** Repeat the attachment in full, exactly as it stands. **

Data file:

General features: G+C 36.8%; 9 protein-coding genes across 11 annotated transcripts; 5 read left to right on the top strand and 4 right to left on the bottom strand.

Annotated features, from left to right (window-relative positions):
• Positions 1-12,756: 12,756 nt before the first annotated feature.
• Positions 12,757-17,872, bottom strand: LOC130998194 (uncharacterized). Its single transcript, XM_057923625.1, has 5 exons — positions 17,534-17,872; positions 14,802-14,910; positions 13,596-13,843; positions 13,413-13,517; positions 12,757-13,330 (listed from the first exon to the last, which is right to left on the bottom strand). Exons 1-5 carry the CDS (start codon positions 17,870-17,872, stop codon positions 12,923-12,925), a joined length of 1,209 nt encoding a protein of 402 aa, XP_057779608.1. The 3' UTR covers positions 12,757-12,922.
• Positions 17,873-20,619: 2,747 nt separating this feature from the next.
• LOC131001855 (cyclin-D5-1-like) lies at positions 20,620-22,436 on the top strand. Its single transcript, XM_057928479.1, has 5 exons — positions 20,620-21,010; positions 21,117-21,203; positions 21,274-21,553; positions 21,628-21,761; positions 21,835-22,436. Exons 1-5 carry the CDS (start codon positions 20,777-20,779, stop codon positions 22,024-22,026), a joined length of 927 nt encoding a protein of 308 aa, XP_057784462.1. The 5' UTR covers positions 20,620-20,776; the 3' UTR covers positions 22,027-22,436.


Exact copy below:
General features: G+C 36.8%; 9 protein-coding genes across 11 annotated transcripts; 5 read left to right on the top strand and 4 right to left on the bottom strand.

Annotated features, from left to right (window-relative positions):
• Positions 1-12,756: 12,756 nt before the first annotated feature.
• Positions 12,757-17,872, bottom strand: LOC130998194 (uncharacterized). Its single transcript, XM_057923625.1, has 5 exons — positions 17,534-17,872; positions 14,802-14,910; positions 13,596-13,843; positions 13,413-13,517; positions 12,757-13,330 (listed from the first exon to the last, which is right to left on the bottom strand). Exons 1-5 carry the CDS (start codon positions 17,870-17,872, stop codon positions 12,923-12,925), a joined length of 1,209 nt encoding a protein of 402 aa, XP_057779608.1. The 3' UTR covers positions 12,757-12,922.
• Positions 17,873-20,619: 2,747 nt separating this feature from the next.
• LOC131001855 (cyclin-D5-1-like) lies at positions 20,620-22,436 on the top strand. Its single transcript, XM_057928479.1, has 5 exons — positions 20,620-21,010; positions 21,117-21,203; positions 21,274-21,553; positions 21,628-21,761; positions 21,835-22,436. Exons 1-5 carry the CDS (start codon positions 20,777-20,779, stop codon positions 22,024-22,026), a joined length of 927 nt encoding a protein of 308 aa, XP_057784462.1. The 5' UTR covers positions 20,620-20,776; the 3' UTR covers positions 22,027-22,436.